Enter the following (UNIX) command to see logging information:
ldapsearch -h server1 -s base -b "cn=monitor" "objectclass=*"
The following information is shown:
Server version number
Number of currently active threads used for handling requests.
Summary information for each open connection
Number of current connections
Number of connections since the directory server was started
Number of file descriptors available to the directory server
Number of threads waiting to read data from a client
Number of operations the server has started since it was started
Number of operations the server has completed since it was started
Number of entries sent to clients since the server was started
Bytes sent to clients since server start
GMT UTC time the server was started.
Number of databases served by this server
Level of thread concurrency
DN of each directory database
Database activity is monitored using a query similar to this one:
ldapsearch -h server1 -s base -b "cn=monitor,cn=your_database_name, cn=ldbm database,cn=plugins,cn=config" "objectclass=*"
The common UNIX tools and ways are your help here. First check the process ID of the slapd daemon, then go into the /proc/<slapd_PID> directory. The various files and directories there will give you a pretty good idea of what your server is doing.
If you prefer something more straight forward, use top -p slapd_PID:
17:53:16 up 30 days, 3:15, 5 users, load average: 0.25, 0.14, 0.11 1 processes: 1 sleeping, 0 running, 0 zombie, 0 stopped CPU states: 0.9% user 0.5% system 0.0% nice 0.0% iowait 98.5% idle Mem: 497652k av, 491404k used, 6248k free, 0k shrd, 126544k buff 371664k actv, 0k in_d, 10208k in_c Swap: 1044184k av, 63304k used, 980880k free 211792k cached PID USER PRI NI SIZE RSS SHARE STAT %CPU %MEM TIME CPU COMMAND 1010 ldap 25 0 2964 2116 1084 S 0.0 0.4 0:37 0 slapd
Additionally, information about file descriptors and such may be found in the /var/log/slapd-log file(s).
Lots of tools using the Simple Network Management Protocol are available, check with FreshMeat or SourceForge. Most of the tools use SNMP commands in Perl, shell or other scripts for reporting to queries from the network.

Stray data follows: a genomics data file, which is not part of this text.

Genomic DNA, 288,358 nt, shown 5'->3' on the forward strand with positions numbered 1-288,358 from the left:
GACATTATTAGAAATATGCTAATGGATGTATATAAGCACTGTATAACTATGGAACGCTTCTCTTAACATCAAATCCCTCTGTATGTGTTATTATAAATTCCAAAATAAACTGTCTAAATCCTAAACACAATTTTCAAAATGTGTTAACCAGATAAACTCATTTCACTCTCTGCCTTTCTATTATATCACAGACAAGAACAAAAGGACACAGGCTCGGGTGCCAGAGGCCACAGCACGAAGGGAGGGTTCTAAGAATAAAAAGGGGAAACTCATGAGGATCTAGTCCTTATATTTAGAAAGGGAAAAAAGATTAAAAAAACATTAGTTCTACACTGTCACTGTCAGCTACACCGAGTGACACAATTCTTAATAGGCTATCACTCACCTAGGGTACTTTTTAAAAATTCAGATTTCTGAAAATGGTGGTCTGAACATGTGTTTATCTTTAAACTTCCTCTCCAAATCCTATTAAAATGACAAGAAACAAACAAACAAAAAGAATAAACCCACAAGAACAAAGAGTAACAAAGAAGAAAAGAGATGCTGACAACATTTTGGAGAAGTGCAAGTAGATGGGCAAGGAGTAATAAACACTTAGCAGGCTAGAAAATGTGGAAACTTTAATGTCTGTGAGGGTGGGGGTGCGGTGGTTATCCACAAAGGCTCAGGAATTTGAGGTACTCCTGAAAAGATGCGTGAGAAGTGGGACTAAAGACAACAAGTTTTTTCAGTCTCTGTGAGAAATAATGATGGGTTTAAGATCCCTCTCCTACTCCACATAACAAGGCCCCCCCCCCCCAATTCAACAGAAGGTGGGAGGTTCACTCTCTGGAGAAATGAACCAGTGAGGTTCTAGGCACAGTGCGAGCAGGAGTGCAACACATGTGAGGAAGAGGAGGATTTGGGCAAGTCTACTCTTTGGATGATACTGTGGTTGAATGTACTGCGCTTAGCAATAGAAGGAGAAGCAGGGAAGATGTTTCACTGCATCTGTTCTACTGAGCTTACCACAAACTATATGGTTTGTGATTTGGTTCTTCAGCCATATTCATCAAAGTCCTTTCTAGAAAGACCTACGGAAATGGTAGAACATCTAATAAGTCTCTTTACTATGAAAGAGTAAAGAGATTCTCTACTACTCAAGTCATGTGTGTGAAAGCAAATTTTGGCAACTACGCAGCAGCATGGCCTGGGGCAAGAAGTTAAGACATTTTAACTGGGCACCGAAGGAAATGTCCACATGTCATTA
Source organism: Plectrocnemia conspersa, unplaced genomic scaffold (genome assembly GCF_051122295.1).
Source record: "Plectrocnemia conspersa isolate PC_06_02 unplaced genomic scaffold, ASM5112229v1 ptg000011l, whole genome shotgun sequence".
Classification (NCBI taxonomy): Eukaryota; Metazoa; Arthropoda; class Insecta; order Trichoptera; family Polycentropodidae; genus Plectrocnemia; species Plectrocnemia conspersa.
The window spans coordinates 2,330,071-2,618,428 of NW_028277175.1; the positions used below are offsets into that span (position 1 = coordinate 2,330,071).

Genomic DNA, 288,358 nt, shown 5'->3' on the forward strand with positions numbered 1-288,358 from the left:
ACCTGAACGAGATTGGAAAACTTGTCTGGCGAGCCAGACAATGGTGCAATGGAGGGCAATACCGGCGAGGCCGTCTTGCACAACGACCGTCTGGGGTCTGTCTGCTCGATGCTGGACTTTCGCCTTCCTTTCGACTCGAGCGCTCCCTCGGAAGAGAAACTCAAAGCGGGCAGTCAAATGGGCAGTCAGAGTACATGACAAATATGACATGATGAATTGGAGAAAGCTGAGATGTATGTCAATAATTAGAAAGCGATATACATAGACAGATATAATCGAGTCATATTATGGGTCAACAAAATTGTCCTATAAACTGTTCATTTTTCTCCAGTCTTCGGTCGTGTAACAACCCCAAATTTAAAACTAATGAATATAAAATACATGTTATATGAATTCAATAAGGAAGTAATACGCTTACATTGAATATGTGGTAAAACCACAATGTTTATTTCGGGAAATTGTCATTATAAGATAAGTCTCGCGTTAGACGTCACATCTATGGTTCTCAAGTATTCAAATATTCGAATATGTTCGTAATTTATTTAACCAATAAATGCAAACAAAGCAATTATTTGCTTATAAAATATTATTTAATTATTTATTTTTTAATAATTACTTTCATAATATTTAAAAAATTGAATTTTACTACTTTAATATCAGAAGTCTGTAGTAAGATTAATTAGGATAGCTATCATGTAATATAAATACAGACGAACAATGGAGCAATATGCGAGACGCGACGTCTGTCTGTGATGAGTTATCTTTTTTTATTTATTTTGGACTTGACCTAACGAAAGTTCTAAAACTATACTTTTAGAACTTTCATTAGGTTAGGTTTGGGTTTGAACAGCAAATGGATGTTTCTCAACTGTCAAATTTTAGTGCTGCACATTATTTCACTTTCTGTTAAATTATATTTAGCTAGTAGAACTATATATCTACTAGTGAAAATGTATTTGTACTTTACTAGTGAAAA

This supposes that you have an SNMP package installed and an snmpd running and answering queries. If this is not the case, see for instance http://www.net-snmp.org/, formerly known as ucd-snmp (they have Solaris binaries too).
When using net-snmp, you will find the /etc/snmp/snmpd.conf file that comes with the package full of examples that are perfectly suited for our purposes. On the most basic level, you can have SNMP report whether your LDAP server is running, including these directives in /etc/snmp/snmpd.conf:
In the “Access Control” section, add this line for faster access (without authentication):
view systemview included .18.104.22.168.4.1
In the “Process Checks” section, add a line containing the name of the process you want to monitor, as it appears in the process list:
Using snmpwalk will generate the following output:
userprompt:~> snmpwalk -v 2c localhost -c public .22.214.171.124.4.1.2021.2 UCD-SNMP-MIB::prIndex.1 = INTEGER: 1 UCD-SNMP-MIB::prNames.1 = STRING: /usr/sbin/slapd UCD-SNMP-MIB::prMin.1 = INTEGER: 0 UCD-SNMP-MIB::prMax.1 = INTEGER: 0 UCD-SNMP-MIB::prCount.1 = INTEGER: 1 UCD-SNMP-MIB::prErrorFlag.1 = INTEGER: 0 UCD-SNMP-MIB::prErrMessage.1 = STRING: UCD-SNMP-MIB::prErrFix.1 = INTEGER: 0 UCD-SNMP-MIB::prErrFixCmd.1 = STRING:
You will get an error message in the “UCD-SNMP-MIB::prErrMessage.1” container when the daemon is not running.
Similarly, you can add lines that monitor system load, diskspace on your E-mail partition, file size and such. Or for the more advanced monitoring setup, write scripts that check on network connection, file descriptors and such, and include this in the snmpd.conf file. We included this example for testing that the server is listening on the LDAP port:
#!/bin/bash LDAP_PORT=`netstat -a | grep -i listen | grep -i ldap` if [ -n $LDAP_PORT ] ; then echo "Listening for LDAP connections." else echo "Error: No TCP port listening for LDAP connections!" fi
Place the script in your favorite scripting directory, and refer to it in the snmpd.conf file like this:
exec ldapcheck /bin/bash /your_dir/ldapcheck.sh
This script can be executed issuing the query:
snmpwalk -v 2c <your_ldap_server> -c public .126.96.36.199.4.1.2021.8
If you want to get warnings when things go wrong, you need to trap the SNMP signals. More information about this and more advanced subjects can be found in the man pages that come with the net-snmp package.